Among the most recent and interesting things that deserve mention (reminiscent of analogous experiments carried out by Pasolini, Pierro, Giacomini, and others) are the "translations' in Ticinese dialect from ancient Provençal by Quadri (whose last collection is titled Bestiarum criviaschese), and those from Villon and Orelli. One should add that this practice is widespread among the best poets - the philological-lexical research and the study of jargons and marginal languages which, by constantly nourishing dialect with new lymphs, tend to rescue it from every day use in order to bring out both its phonic potential and its deepest social and psychological significance (the petèl of childhood, the magic of adolescence, the individual and collective unconscious).

But it is difficult to find general themes and directions, outside a common, subliminal tension before the idea of man's progressive alienation, victim of a civilization seen as contemptuous of dignity and forgetful of history, and for a widespread taste for marginal times and places. The needs are too different, the motivations and inspiration too inconsistent. Nevertheless, at least a few similarities with Italian neodialect poetry can be identified. There are no examples in Italian Switzerland of an aristocratic use of dialect, like Noventa's, but it is legitimate to find, for example, analogies and echoes in the modalities: the inwardness of Marin and Grignola (to whom the Ticinese poet often refers explicitly); the resentment and "political" urging of Pedretti, Loi, Giacomini, and the indignatio of Quadri, Orelli, Grignola himself; the frequent incursions into rustic life and Pasolini's idea of dialect as a "temporal category" preceding industrialization; the reversions - especially in Canonica, Orelli, and Scamara - into the mythical and transgressive territory of childhood, and Zanzotto's return to a dialect-uterus ("where there is no writing[...]or grammar ").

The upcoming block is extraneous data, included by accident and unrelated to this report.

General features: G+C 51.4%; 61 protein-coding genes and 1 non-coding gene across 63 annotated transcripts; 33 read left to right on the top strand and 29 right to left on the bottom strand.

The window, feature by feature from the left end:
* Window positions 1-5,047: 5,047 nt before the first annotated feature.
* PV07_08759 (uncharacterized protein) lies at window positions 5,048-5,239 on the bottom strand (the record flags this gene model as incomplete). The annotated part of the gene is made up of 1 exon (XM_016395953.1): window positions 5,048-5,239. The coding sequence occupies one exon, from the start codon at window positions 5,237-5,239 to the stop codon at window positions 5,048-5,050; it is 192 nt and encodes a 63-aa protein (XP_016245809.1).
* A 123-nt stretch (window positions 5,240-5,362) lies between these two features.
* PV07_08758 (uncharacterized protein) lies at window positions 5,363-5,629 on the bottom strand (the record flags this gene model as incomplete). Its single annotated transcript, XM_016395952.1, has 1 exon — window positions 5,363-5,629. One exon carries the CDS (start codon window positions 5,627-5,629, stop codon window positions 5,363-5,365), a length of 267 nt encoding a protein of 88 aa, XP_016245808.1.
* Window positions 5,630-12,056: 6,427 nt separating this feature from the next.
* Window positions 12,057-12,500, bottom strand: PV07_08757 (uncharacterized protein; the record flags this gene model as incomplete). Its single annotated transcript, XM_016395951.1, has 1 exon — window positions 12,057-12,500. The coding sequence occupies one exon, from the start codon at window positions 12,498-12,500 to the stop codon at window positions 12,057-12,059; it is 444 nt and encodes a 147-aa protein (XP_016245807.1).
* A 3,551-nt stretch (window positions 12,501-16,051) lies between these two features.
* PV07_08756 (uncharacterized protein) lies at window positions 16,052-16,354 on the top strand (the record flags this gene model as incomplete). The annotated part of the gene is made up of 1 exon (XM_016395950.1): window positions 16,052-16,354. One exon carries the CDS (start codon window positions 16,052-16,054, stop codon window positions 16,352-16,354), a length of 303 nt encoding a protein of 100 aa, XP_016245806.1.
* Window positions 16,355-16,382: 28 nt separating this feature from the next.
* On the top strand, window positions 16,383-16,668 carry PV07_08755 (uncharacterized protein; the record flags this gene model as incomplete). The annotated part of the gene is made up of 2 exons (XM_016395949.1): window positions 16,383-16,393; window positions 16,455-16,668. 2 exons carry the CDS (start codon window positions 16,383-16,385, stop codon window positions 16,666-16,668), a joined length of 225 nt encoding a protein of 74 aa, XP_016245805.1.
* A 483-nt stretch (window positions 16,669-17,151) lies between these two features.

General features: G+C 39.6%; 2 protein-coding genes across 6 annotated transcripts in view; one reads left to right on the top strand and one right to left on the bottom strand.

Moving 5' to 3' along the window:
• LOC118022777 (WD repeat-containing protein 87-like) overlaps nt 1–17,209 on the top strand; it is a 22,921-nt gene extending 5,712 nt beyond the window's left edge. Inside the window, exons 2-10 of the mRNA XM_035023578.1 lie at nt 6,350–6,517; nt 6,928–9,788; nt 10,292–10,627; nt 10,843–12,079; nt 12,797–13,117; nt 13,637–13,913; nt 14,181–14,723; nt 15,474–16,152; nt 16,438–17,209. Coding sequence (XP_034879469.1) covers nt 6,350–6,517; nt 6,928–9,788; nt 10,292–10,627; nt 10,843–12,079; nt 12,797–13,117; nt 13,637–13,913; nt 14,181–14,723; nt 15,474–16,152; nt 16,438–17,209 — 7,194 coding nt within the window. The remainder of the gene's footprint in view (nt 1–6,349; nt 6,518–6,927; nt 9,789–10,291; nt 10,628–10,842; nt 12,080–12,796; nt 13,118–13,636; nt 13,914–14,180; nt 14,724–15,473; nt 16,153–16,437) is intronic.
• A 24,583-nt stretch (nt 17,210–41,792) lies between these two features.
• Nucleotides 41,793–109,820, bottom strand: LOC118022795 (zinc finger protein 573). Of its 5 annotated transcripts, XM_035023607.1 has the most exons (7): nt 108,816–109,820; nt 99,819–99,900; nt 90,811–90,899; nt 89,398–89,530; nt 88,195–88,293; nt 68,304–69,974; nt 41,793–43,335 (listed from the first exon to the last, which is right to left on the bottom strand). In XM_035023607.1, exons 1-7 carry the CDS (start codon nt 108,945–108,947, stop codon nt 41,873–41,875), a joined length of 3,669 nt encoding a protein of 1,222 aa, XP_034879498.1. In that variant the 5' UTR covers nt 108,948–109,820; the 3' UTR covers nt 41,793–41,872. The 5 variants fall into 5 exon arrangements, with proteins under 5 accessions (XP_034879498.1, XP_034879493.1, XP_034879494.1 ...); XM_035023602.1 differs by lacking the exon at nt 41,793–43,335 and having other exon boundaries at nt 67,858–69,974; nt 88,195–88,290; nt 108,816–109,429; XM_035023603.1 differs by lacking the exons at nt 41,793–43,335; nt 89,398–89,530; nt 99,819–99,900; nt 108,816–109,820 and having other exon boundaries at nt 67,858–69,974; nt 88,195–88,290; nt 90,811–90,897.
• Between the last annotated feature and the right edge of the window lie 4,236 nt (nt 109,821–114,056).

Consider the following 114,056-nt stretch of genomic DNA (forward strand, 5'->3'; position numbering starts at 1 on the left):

What counts most, however, is overcoming the old dichotomy Italian-dialect and the notion of the latter's ancillary status with respect to the former.

It is difficult to foresee the future of poetry in dialect in Italian Switzerland, whether because dialects, despite a fair staying power, are undergoing a constant erosion (it is now a matter of a few generations), or above all whether because of the lack of a "dialectal" culture that does not confuse the literary aand critical utilization of dialect with the improvisation and banalization of its use. Some examples of new usage (new for the local tradition, not for other regions of Italy) can be found in songwriting. But there dialect is above all and merely the transcription of everyday life, maybe even somewhat easygoing (the same old commonplaces), and is thus often far removed from poetry. At any rate, the Swiss-Italian minority has other accounts to settle with its own languages. For this reason also, the possibility of discourse today is rather limited and paradoxically even a bit elitist, if not overly so.

Anthologies and Dictionaries

G. Bonalumi, R. Martinoni, and P.V. Mengaldo, eds., Cento anni di poesia nella Svizzera italiana, Locarno: Dadò, 1997.

Regional Studies

F. Fontana, Antologia meneghina, Bellinzona: Colombi, 1900; Milan: Libreria Editrice, 1915

A.m. Zendralli, Pagine grigionitaliane. Raccolta di scritti in prosa e in versi (16-20 secolo), Poschiavo: Menghini, 1956-57.

AA.VV., E quel'aqua in Lumbardia. Poeti dialettali ticinesi, Lugano: Cantonetto, 1957.

P. Gibelllini, La poesia dialettale del '900 in Lombardia, in L'Adda ha buona voce. Studi di letteratura lombarda dal Sette al Novecento, Rome: Bulzoni, 1884, pp.13-145 (particularly pp. 61-67).

F. Medici, Giovane poesia ticinese. Un bilancio, L'Almanacco 4 (1985), 86-91 (especially pp. 88-89).

A. Nessi, Rabbia di vento. Un ritratto della Svizzera italiana attraverso scritti e testimonianze, Bellinzona: Casagrande, 1986.

G. Orelli, Svizzera italiana, Brescia: La Scuola, 1986.

F. Brevini, Le parole perdute. Dialetti e poesia nel nostro secolo, Turin: Einaudi, 1990.

R. Martinoni, Svizzera italiana: poesia dialettale, in Dizionario delle letterature svizzere, Locarno: Dadò, 1991, pp. 229-31.

F. Grignola, Le radici ostinate. Poeti dialettali della Svizzera italiana, Locarno: Dadò, 1995.

0. Lurati, Il dialetto: dalla realtà a lingua della poesia, Folclore svizzero 86/1

(1996), pp. 8-10.

R. Martinoni, Cinque dialettali (Canonica, Grignola, Orelli, Quadri, Scamara), in AA. VV., Poesia nella Svizzera italiana, Bloc Notes 34 (1996), pp. 153-76.

A. Nessi, Scrittori ticinesi, edited by R. Martinoni and C. Caverzasio Tanzi, Locarno: Dadò, 1997.

G. Bonalumi, R. Martinoni, P.V. Mengaldo, Cento anni di poesia nella Svizzera italiana, Locarno: Dadò, 1997.

A. and M. Stauble, Scrittori del Grigioni italiano. Antologia letteraria, Locarno: Pro Grigioni italiano-Dadò, 1998.